Updated July 27, 2009 with comments on the 2009 edition
This 1985 board game was invented by Eric Goldberg and published by West End Games. It was pretty unusual coming from him, his earlier designs, mainly for SPI, the famous war game maker, being Commando, Descent on Crete, Kursk, John Carter and Dragonquest. Well, at least the latter two show some feeling for "softer" topics. He was also developer for Armada, Siege of Constantinople, Highway to the Reich, Worldkiller, Swords and Sorcery and War of the Ring. Again, the latter two were non-traditional for SPI, but still nothing like what he was to do with the game at hand. However, those of us who were not just buying the games but also subscribing to SPI's magazine Moves were also enjoying his rather droll "F.O." (Forward Observer) columns that hinted at the talent to pull off a game of this type.
But back in those days, it was pretty unusual for us game connoisseurs as well. For one thing, it was using what has been dubbed "the paragraph system". In games of this type, the players have a booklet separate from game's instructions, which regulates play. In effect it works something like a flow chart or finite set of states that players navigate by making various decisions without knowing the outcome in advance. I believe the first detailed use of such a system in board games (there are earlier examples in book-only form) was actually by Metagaming, which published it first in its Death Test, an adventure for fantasy role-playing. In the RPG realm, Metagaming's main competitor was TSR's very popular Advanced Dungeons and Dragons, a system which made very heavy use of a combined non-player referee and world designer, the Dungeon Master, to control play. Publishing a rather bare bones system in tiny packages called micro-games, Metagaming didn't really have a guide, or even much of a role, for such a person. Perhaps being a bit more rational in their system, and fearing the excesses that a megalomaniac DM can wreak, it's not clear that they even wanted one. But still there was the problem, how to run the adventure as you can't keep the challenge nearly as interesting if all the obstacles are laid out in plain sight. So this game was really making a virtue out of a deficit. It worked quite well and Metagaming went on to publish Death Test II, Grail Quest, Security Station, Treasure of the Silver Dragon and Treasure of the Gold Unicorn which had an ignominious outcome that we'll skip here.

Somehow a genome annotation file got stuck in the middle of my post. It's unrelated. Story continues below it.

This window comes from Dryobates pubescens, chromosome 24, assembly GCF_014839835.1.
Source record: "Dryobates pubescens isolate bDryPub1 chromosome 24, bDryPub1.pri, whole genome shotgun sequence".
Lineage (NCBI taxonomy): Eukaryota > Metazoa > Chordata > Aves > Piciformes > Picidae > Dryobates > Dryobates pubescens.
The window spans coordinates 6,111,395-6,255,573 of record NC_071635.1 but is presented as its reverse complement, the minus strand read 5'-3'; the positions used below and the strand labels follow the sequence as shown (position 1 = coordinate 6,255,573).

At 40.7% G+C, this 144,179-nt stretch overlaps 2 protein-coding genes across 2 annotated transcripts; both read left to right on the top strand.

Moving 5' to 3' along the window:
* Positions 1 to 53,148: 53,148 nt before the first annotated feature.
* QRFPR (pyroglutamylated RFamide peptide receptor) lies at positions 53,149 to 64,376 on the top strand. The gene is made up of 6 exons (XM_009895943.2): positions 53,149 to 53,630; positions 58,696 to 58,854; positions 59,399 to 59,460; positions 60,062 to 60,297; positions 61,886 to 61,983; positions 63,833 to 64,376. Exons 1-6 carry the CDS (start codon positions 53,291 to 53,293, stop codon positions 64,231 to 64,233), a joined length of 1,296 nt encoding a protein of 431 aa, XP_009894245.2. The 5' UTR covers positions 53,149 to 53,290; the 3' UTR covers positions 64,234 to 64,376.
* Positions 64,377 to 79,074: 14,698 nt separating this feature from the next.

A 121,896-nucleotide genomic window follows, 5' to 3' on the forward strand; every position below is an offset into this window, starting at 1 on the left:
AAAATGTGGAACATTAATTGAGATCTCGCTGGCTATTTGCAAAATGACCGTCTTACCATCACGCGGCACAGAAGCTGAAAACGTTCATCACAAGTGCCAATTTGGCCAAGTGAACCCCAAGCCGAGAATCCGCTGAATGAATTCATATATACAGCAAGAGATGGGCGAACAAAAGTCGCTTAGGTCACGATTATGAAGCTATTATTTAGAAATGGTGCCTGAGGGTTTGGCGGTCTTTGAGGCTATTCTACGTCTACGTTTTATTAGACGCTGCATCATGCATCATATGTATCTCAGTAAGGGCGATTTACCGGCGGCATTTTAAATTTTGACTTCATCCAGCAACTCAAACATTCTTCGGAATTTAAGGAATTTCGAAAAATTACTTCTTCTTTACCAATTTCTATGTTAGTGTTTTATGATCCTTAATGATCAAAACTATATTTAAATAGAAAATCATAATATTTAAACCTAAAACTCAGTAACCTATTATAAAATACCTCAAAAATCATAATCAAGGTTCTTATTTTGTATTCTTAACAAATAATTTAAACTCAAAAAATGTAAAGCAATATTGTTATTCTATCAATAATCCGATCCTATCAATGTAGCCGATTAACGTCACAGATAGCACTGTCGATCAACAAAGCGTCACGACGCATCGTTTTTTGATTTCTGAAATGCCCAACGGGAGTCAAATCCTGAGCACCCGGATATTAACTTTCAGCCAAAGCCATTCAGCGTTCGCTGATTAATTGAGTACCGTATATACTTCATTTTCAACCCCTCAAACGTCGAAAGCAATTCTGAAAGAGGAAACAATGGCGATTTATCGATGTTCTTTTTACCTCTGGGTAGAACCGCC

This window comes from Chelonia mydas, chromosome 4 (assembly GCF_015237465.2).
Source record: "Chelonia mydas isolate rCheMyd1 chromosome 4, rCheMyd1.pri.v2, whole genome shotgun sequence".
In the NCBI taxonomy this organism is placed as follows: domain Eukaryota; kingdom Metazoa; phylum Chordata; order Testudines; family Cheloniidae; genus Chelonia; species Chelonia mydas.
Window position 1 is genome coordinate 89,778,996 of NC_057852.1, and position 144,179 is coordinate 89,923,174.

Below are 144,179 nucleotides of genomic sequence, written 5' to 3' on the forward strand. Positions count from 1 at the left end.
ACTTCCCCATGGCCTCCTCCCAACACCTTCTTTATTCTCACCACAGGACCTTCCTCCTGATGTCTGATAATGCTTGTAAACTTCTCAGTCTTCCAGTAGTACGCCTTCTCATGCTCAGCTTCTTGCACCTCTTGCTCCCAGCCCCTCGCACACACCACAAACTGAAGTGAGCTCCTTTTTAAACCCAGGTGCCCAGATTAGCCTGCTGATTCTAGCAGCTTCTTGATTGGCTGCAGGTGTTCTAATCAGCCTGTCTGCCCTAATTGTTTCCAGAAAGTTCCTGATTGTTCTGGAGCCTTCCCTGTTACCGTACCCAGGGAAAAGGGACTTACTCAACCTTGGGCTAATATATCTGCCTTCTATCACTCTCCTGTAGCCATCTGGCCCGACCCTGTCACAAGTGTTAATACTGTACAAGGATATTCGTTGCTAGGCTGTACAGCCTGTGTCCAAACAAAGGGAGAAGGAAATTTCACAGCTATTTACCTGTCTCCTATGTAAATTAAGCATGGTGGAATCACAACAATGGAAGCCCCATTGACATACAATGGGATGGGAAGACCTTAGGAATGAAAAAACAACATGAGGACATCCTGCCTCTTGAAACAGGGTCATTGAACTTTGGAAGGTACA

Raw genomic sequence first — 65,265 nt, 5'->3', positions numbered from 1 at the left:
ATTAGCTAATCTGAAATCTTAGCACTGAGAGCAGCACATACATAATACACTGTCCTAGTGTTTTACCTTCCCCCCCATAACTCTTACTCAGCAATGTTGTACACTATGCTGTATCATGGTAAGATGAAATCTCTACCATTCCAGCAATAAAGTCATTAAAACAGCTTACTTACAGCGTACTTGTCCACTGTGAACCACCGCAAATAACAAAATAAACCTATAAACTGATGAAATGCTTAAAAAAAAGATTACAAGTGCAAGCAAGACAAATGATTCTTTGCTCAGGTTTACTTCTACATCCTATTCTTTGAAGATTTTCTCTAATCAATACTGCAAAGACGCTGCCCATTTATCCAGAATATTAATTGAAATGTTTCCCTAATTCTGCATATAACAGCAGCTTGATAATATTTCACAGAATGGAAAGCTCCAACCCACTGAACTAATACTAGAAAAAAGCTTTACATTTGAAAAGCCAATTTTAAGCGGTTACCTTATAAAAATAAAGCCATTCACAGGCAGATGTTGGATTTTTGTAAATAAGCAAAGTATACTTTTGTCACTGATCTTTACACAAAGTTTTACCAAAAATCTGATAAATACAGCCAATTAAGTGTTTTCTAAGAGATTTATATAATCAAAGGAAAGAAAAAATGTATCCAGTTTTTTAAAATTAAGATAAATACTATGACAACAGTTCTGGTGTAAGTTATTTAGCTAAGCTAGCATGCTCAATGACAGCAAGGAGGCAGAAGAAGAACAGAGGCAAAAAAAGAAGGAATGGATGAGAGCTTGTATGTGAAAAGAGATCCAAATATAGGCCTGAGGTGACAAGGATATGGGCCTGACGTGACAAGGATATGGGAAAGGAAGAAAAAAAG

But all of these programmed adventures were unflinchingly about combat. And this remained the case when other companies caught onto the idea. Dwarfstar did Barbarian Prince. SPI published a few in its "we're on the fantasy and science fiction bandwagon" magazine, Ares, and Victory Games, the heir of SPI, did Ambush! and three sequels, moving to a World War II storyline. They also did the award-winning Mosby's Raiders, in which the Confederate leader attempts to disrupt Union forces. TSR even got into the act with a programmed ending to The Awful Green Things from Outer Space, but only in an epilog. SPI also did an interesting variation on the form with Citadel of Blood. Set in the world of the aforementioned Swords & Sorcery, it is a paragraph system in which the paragraphs are created at random by rolling dice against various tables. But apart from some folks out in the San Francisco area creating the wonderful Sherlock Holmes, Consulting Detective (1984), it seems no one had considered the possibilities of the system for a society game.
But new ground was broken for this unusual and daring project. If its inventor had not also been running the company, it's hard to say if it would have been published at all. Thank goodness for maverick independents. Another evidence of the game's venturesome nature is that this vehicle for 2-6 players is actually four different games in a single package. All are centered, however, around the historical stories of A Thousand Nights and a Night, probably most familiar to the West as the stories of Aladdin, Ali Baba and Sindbad, although there is more, much more.
527 You question the other rudely, and he cries indignantly, "How dare you speak to me that way?" He beats you about the head and shoulders; none will come to your aid.
The basic player turn consists of Move - Encounter - Card Play/Skill Use. Movement occurs on a very attractively-illustrated 22"x17" full color map showing regions from Britain to Ceylon (and the mysterious P'an P'an beyond) and from Timbuktu to Samarkand. Locations are depicted either by a rendering of a city or an icon representing a terrain type: mountains, forest, desert, sea, island, etc. Linking lines indicate either land or sea movement. A player's movement allowance is conveniently indicated on the player display and is cleverly tied to his wealth level. As wealth increases, so does speed, but only at first. Once one reaches "Princely", speed at sea continues to improve, but land speed decreases sharply. Thematically this can represent the character's increased responsibilities and entourage, but it also neatly works as a balancing or "catch-up" mechanism.